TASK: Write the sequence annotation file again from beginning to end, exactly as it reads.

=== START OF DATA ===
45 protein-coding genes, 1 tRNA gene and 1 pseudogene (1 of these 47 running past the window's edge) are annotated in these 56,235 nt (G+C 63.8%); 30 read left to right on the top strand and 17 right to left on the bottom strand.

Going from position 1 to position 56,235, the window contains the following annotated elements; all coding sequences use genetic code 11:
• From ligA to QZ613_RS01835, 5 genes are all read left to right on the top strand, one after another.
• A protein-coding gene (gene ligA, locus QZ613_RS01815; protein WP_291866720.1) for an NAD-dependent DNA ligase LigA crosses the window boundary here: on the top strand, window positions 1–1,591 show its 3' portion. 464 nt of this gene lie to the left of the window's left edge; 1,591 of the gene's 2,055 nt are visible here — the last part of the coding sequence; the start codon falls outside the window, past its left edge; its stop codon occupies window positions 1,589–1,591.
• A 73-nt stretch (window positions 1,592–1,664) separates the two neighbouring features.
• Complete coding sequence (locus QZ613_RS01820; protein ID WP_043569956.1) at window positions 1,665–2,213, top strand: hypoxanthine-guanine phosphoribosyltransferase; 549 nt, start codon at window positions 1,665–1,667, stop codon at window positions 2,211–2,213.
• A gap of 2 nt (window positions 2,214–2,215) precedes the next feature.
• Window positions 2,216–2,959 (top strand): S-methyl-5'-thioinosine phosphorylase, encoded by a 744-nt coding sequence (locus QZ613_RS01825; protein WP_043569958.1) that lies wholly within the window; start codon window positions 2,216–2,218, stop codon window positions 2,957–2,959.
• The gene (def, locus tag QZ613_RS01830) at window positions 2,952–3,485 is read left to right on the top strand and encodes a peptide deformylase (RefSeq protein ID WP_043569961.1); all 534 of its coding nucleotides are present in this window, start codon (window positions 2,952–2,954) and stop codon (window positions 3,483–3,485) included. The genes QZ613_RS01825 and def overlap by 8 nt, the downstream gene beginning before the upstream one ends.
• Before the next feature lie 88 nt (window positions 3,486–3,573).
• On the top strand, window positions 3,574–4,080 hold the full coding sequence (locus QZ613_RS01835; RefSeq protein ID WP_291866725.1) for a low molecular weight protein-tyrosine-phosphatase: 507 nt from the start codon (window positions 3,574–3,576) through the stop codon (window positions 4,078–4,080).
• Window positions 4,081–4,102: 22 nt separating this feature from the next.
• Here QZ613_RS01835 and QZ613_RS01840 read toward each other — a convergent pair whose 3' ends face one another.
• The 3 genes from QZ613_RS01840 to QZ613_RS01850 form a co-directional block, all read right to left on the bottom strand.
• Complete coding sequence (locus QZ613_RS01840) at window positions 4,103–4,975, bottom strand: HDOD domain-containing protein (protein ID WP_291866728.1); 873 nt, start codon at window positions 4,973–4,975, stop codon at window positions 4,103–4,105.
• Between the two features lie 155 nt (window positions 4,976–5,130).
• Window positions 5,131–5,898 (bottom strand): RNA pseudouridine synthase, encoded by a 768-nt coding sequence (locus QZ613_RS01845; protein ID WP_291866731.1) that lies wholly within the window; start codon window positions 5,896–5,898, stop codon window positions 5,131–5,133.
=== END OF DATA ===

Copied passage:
45 protein-coding genes, 1 tRNA gene and 1 pseudogene (1 of these 47 running past the window's edge) are annotated in these 56,235 nt (G+C 63.8%); 30 read left to right on the top strand and 17 right to left on the bottom strand.

Going from position 1 to position 56,235, the window contains the following annotated elements; all coding sequences use genetic code 11:
• From ligA to QZ613_RS01835, 5 genes are all read left to right on the top strand, one after another.
• A protein-coding gene (gene ligA, locus QZ613_RS01815; protein WP_291866720.1) for an NAD-dependent DNA ligase LigA crosses the window boundary here: on the top strand, window positions 1–1,591 show its 3' portion. 464 nt of this gene lie to the left of the window's left edge; 1,591 of the gene's 2,055 nt are visible here — the last part of the coding sequence; the start codon falls outside the window, past its left edge; its stop codon occupies window positions 1,589–1,591.
• A 73-nt stretch (window positions 1,592–1,664) separates the two neighbouring features.
• Complete coding sequence (locus QZ613_RS01820; protein ID WP_043569956.1) at window positions 1,665–2,213, top strand: hypoxanthine-guanine phosphoribosyltransferase; 549 nt, start codon at window positions 1,665–1,667, stop codon at window positions 2,211–2,213.
• A gap of 2 nt (window positions 2,214–2,215) precedes the next feature.
• Window positions 2,216–2,959 (top strand): S-methyl-5'-thioinosine phosphorylase, encoded by a 744-nt coding sequence (locus QZ613_RS01825; protein WP_043569958.1) that lies wholly within the window; start codon window positions 2,216–2,218, stop codon window positions 2,957–2,959.
• The gene (def, locus tag QZ613_RS01830) at window positions 2,952–3,485 is read left to right on the top strand and encodes a peptide deformylase (RefSeq protein ID WP_043569961.1); all 534 of its coding nucleotides are present in this window, start codon (window positions 2,952–2,954) and stop codon (window positions 3,483–3,485) included. The genes QZ613_RS01825 and def overlap by 8 nt, the downstream gene beginning before the upstream one ends.
• Before the next feature lie 88 nt (window positions 3,486–3,573).
• On the top strand, window positions 3,574–4,080 hold the full coding sequence (locus QZ613_RS01835; RefSeq protein ID WP_291866725.1) for a low molecular weight protein-tyrosine-phosphatase: 507 nt from the start codon (window positions 3,574–3,576) through the stop codon (window positions 4,078–4,080).
• Window positions 4,081–4,102: 22 nt separating this feature from the next.
• Here QZ613_RS01835 and QZ613_RS01840 read toward each other — a convergent pair whose 3' ends face one another.
• The 3 genes from QZ613_RS01840 to QZ613_RS01850 form a co-directional block, all read right to left on the bottom strand.
• Complete coding sequence (locus QZ613_RS01840) at window positions 4,103–4,975, bottom strand: HDOD domain-containing protein (protein ID WP_291866728.1); 873 nt, start codon at window positions 4,973–4,975, stop codon at window positions 4,103–4,105.
• Between the two features lie 155 nt (window positions 4,976–5,130).
• Window positions 5,131–5,898 (bottom strand): RNA pseudouridine synthase, encoded by a 768-nt coding sequence (locus QZ613_RS01845; protein ID WP_291866731.1) that lies wholly within the window; start codon window positions 5,896–5,898, stop codon window positions 5,131–5,133.